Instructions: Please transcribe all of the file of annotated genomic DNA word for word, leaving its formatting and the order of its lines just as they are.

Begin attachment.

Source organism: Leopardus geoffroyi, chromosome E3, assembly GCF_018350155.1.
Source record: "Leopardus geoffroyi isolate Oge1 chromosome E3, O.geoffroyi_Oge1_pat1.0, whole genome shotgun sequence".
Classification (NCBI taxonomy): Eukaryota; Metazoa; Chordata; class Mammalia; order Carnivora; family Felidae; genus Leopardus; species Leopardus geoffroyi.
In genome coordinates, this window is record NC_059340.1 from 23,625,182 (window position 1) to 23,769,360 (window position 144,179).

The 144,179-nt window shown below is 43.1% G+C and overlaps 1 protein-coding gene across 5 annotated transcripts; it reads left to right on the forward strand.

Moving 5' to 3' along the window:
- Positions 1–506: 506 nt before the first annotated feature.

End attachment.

Source organism: Leopardus geoffroyi, chromosome E3, assembly GCF_018350155.1.
Source record: "Leopardus geoffroyi isolate Oge1 chromosome E3, O.geoffroyi_Oge1_pat1.0, whole genome shotgun sequence".
Classification (NCBI taxonomy): Eukaryota; Metazoa; Chordata; class Mammalia; order Carnivora; family Felidae; genus Leopardus; species Leopardus geoffroyi.
In genome coordinates, this window is record NC_059340.1 from 23,625,182 (window position 1) to 23,769,360 (window position 144,179).

The 144,179-nt window shown below is 43.1% G+C and overlaps 1 protein-coding gene across 5 annotated transcripts; it reads left to right on the forward strand.

Moving 5' to 3' along the window:
- Positions 1–506: 506 nt before the first annotated feature.